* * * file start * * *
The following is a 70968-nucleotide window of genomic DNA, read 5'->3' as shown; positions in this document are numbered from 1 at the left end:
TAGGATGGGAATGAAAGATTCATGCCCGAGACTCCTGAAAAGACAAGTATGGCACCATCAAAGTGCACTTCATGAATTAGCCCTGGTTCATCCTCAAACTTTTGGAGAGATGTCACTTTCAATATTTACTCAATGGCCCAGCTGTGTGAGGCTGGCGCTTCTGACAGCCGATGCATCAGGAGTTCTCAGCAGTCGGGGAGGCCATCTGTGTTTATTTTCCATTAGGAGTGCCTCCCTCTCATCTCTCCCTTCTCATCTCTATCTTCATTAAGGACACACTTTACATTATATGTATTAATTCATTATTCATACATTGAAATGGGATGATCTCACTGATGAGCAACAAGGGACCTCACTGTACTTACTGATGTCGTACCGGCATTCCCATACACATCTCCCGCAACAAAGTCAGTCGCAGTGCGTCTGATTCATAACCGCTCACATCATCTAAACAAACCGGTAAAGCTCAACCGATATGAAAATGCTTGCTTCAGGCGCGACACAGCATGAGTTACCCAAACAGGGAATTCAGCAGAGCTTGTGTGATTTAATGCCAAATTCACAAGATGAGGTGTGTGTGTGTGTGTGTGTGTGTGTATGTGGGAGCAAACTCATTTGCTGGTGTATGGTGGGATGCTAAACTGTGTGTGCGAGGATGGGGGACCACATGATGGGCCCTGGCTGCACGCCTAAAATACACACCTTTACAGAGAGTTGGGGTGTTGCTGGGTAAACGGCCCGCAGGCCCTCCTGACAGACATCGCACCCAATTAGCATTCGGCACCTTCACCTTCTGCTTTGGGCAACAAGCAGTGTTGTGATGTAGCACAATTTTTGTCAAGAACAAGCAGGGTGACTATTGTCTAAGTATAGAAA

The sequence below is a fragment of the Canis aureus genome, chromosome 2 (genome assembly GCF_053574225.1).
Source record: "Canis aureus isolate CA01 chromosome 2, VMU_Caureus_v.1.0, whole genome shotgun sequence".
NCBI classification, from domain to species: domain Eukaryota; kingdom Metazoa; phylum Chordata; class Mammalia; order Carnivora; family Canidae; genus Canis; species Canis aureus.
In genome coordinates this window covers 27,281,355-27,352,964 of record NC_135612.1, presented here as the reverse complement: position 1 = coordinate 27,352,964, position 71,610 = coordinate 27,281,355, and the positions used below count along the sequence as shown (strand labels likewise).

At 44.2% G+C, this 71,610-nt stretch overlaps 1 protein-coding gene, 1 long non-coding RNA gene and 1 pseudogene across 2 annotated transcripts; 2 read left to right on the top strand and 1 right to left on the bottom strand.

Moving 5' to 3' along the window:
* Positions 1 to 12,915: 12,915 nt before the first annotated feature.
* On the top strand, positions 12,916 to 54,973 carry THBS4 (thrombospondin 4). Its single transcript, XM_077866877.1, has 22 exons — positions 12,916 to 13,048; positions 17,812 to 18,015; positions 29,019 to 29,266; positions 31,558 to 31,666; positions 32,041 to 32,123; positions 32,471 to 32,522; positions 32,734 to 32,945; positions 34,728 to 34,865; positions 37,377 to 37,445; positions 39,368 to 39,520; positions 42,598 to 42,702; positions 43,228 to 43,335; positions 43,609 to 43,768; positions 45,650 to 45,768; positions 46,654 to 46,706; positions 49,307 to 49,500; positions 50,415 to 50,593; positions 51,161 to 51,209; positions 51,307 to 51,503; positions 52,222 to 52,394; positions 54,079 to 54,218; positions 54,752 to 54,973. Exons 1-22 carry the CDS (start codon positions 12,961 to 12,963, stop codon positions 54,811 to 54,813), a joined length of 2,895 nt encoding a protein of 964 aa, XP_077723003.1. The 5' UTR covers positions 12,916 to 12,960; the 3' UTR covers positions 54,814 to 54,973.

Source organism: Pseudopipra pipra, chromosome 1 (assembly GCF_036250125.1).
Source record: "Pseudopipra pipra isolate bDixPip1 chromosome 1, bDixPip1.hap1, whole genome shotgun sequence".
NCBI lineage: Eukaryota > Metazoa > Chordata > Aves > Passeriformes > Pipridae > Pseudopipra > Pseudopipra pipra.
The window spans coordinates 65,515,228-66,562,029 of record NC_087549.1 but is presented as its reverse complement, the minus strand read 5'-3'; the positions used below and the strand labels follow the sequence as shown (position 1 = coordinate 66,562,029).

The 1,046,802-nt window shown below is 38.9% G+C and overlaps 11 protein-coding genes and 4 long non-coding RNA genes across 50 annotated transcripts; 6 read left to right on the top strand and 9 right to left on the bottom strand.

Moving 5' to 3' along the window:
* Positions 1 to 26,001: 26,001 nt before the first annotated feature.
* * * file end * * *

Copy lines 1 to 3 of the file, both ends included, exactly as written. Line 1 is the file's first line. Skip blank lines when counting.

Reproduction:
The following is a 70968-nucleotide window of genomic DNA, read 5'->3' as shown; positions in this document are numbered from 1 at the left end:
TAGGATGGGAATGAAAGATTCATGCCCGAGACTCCTGAAAAGACAAGTATGGCACCATCAAAGTGCACTTCATGAATTAGCCCTGGTTCATCCTCAAACTTTTGGAGAGATGTCACTTTCAATATTTACTCAATGGCCCAGCTGTGTGAGGCTGGCGCTTCTGACAGCCGATGCATCAGGAGTTCTCAGCAGTCGGGGAGGCCATCTGTGTTTATTTTCCATTAGGAGTGCCTCCCTCTCATCTCTCCCTTCTCATCTCTATCTTCATTAAGGACACACTTTACATTATATGTATTAATTCATTATTCATACATTGAAATGGGATGATCTCACTGATGAGCAACAAGGGACCTCACTGTACTTACTGATGTCGTACCGGCATTCCCATACACATCTCCCGCAACAAAGTCAGTCGCAGTGCGTCTGATTCATAACCGCTCACATCATCTAAACAAACCGGTAAAGCTCAACCGATATGAAAATGCTTGCTTCAGGCGCGACACAGCATGAGTTACCCAAACAGGGAATTCAGCAGAGCTTGTGTGATTTAATGCCAAATTCACAAGATGAGGTGTGTGTGTGTGTGTGTGTGTGTGTATGTGGGAGCAAACTCATTTGCTGGTGTATGGTGGGATGCTAAACTGTGTGTGCGAGGATGGGGGACCACATGATGGGCCCTGGCTGCACGCCTAAAATACACACCTTTACAGAGAGTTGGGGTGTTGCTGGGTAAACGGCCCGCAGGCCCTCCTGACAGACATCGCACCCAATTAGCATTCGGCACCTTCACCTTCTGCTTTGGGCAACAAGCAGTGTTGTGATGTAGCACAATTTTTGTCAAGAACAAGCAGGGTGACTATTGTCTAAGTATAGAAA

The sequence below is a fragment of the Canis aureus genome, chromosome 2 (genome assembly GCF_053574225.1).